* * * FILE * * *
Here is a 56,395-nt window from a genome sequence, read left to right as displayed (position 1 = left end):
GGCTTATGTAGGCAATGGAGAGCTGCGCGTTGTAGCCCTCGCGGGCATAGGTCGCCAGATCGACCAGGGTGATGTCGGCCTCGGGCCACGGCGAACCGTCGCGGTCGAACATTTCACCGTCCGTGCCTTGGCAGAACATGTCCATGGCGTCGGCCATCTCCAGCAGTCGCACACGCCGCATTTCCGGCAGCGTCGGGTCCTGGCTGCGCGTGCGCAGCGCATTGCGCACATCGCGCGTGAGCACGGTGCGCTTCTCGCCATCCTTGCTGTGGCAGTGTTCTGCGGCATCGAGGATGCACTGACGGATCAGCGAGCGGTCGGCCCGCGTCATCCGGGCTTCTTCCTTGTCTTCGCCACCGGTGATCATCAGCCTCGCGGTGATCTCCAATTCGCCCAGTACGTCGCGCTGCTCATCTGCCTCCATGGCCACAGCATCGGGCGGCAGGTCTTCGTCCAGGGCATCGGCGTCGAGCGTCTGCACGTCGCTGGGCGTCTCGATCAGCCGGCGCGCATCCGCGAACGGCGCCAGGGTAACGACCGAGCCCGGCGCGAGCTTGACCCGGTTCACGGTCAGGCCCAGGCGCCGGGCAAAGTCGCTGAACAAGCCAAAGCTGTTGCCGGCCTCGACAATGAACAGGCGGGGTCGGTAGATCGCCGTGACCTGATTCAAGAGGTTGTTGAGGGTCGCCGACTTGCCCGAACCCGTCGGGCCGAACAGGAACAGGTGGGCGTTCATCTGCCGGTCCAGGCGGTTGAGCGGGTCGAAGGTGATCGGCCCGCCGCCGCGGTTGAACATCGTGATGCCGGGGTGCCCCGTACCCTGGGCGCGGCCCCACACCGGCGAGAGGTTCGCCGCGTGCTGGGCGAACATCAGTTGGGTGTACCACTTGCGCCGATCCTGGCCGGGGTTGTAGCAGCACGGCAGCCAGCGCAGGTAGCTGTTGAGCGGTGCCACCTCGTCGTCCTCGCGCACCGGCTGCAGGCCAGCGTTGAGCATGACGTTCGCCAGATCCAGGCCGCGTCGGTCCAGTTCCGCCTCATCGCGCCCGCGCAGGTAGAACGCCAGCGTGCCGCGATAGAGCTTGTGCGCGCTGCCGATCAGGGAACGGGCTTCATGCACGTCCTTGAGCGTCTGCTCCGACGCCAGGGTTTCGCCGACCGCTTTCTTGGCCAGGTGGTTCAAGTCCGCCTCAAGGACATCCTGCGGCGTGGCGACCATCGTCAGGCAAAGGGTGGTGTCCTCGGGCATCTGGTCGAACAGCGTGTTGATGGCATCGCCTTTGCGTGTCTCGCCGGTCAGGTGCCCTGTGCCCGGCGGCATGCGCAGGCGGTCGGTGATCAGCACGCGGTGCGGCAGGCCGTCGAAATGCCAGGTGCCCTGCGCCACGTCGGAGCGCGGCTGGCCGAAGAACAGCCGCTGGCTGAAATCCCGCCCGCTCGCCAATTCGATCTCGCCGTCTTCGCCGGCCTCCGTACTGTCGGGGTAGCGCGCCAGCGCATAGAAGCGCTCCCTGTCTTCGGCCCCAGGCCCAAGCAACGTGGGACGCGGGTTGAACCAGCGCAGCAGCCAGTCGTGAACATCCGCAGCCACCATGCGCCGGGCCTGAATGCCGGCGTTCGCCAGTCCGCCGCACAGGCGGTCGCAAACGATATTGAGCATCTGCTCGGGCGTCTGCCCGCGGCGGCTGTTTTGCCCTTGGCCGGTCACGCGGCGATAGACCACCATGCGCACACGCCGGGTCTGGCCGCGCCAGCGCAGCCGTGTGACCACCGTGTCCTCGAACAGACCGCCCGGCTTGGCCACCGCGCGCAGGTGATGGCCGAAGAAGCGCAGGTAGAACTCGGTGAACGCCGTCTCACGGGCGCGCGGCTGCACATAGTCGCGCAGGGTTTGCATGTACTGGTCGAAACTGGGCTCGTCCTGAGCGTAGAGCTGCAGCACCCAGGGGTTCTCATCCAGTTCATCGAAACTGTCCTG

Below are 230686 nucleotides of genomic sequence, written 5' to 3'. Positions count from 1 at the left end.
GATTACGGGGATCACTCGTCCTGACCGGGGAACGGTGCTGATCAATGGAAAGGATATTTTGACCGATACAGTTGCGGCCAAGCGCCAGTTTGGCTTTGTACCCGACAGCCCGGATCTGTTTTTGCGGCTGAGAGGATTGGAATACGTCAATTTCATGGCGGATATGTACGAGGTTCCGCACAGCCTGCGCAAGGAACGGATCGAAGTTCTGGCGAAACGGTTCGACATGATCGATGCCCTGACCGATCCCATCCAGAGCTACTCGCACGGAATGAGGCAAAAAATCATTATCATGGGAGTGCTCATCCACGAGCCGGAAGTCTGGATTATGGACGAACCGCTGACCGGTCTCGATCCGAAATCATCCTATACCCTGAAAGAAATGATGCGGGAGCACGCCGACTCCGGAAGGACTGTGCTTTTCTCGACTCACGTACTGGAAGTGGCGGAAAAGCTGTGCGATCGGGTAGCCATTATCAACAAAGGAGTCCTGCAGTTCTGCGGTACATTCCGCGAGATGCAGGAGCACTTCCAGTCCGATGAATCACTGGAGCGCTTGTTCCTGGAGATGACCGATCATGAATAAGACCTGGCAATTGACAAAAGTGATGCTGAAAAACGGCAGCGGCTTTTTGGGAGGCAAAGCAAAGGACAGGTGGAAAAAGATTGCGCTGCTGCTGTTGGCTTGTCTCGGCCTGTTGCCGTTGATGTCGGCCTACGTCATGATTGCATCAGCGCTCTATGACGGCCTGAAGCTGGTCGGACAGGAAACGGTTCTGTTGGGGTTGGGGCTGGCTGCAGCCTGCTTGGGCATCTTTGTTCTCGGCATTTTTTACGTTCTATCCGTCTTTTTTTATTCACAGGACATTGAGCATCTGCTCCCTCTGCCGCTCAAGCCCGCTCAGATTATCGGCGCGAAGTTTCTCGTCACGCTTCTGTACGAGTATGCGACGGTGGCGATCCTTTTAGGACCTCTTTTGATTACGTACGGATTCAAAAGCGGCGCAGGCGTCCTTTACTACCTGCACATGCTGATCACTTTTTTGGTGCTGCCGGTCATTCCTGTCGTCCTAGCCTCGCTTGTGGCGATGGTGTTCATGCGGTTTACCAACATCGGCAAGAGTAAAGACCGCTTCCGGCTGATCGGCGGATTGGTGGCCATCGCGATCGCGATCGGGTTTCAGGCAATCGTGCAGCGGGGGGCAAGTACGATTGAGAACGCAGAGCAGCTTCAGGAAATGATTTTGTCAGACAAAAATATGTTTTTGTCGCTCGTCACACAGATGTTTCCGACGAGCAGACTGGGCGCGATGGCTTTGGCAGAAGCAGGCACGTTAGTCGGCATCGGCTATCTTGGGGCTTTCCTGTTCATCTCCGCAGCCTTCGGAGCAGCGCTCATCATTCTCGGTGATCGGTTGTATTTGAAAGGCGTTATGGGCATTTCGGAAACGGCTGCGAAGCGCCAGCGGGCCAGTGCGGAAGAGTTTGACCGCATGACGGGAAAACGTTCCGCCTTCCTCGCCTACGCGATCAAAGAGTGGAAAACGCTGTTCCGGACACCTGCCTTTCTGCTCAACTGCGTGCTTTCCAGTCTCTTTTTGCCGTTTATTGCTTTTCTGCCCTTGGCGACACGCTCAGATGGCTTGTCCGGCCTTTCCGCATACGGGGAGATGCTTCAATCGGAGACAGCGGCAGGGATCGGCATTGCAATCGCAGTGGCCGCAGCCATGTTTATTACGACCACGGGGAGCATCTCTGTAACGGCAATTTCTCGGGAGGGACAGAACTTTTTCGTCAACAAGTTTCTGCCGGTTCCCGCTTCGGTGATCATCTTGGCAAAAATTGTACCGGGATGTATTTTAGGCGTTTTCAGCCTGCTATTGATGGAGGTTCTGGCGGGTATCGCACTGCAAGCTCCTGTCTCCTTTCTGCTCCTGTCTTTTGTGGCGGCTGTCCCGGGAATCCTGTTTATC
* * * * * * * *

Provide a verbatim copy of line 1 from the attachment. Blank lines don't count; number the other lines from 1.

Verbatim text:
Here is a 56,395-nt window from a genome sequence, read left to right as displayed (position 1 = left end):